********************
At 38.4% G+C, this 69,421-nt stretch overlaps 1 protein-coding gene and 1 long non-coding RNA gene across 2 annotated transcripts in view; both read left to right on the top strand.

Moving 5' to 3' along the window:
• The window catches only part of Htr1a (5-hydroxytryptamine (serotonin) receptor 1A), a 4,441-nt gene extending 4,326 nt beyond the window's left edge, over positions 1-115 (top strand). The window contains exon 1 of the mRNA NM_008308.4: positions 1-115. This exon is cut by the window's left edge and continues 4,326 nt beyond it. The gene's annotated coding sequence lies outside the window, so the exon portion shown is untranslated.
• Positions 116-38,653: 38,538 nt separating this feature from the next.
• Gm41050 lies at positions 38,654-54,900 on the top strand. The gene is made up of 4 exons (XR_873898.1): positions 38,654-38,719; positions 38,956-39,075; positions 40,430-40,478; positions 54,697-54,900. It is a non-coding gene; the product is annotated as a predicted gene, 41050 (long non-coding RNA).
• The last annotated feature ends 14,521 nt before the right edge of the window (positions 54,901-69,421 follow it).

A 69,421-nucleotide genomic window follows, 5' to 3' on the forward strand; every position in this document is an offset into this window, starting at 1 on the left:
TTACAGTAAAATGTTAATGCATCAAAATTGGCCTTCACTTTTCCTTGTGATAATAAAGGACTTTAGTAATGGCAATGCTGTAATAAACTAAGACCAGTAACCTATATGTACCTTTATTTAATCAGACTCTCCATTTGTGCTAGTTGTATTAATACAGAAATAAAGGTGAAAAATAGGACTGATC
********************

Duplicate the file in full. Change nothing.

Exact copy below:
At 38.4% G+C, this 69,421-nt stretch overlaps 1 protein-coding gene and 1 long non-coding RNA gene across 2 annotated transcripts in view; both read left to right on the top strand.

Moving 5' to 3' along the window:
• The window catches only part of Htr1a (5-hydroxytryptamine (serotonin) receptor 1A), a 4,441-nt gene extending 4,326 nt beyond the window's left edge, over positions 1-115 (top strand). The window contains exon 1 of the mRNA NM_008308.4: positions 1-115. This exon is cut by the window's left edge and continues 4,326 nt beyond it. The gene's annotated coding sequence lies outside the window, so the exon portion shown is untranslated.
• Positions 116-38,653: 38,538 nt separating this feature from the next.
• Gm41050 lies at positions 38,654-54,900 on the top strand. The gene is made up of 4 exons (XR_873898.1): positions 38,654-38,719; positions 38,956-39,075; positions 40,430-40,478; positions 54,697-54,900. It is a non-coding gene; the product is annotated as a predicted gene, 41050 (long non-coding RNA).
• The last annotated feature ends 14,521 nt before the right edge of the window (positions 54,901-69,421 follow it).

A 69,421-nucleotide genomic window follows, 5' to 3' on the forward strand; every position in this document is an offset into this window, starting at 1 on the left:
TTACAGTAAAATGTTAATGCATCAAAATTGGCCTTCACTTTTCCTTGTGATAATAAAGGACTTTAGTAATGGCAATGCTGTAATAAACTAAGACCAGTAACCTATATGTACCTTTATTTAATCAGACTCTCCATTTGTGCTAGTTGTATTAATACAGAAATAAAGGTGAAAAATAGGACTGATC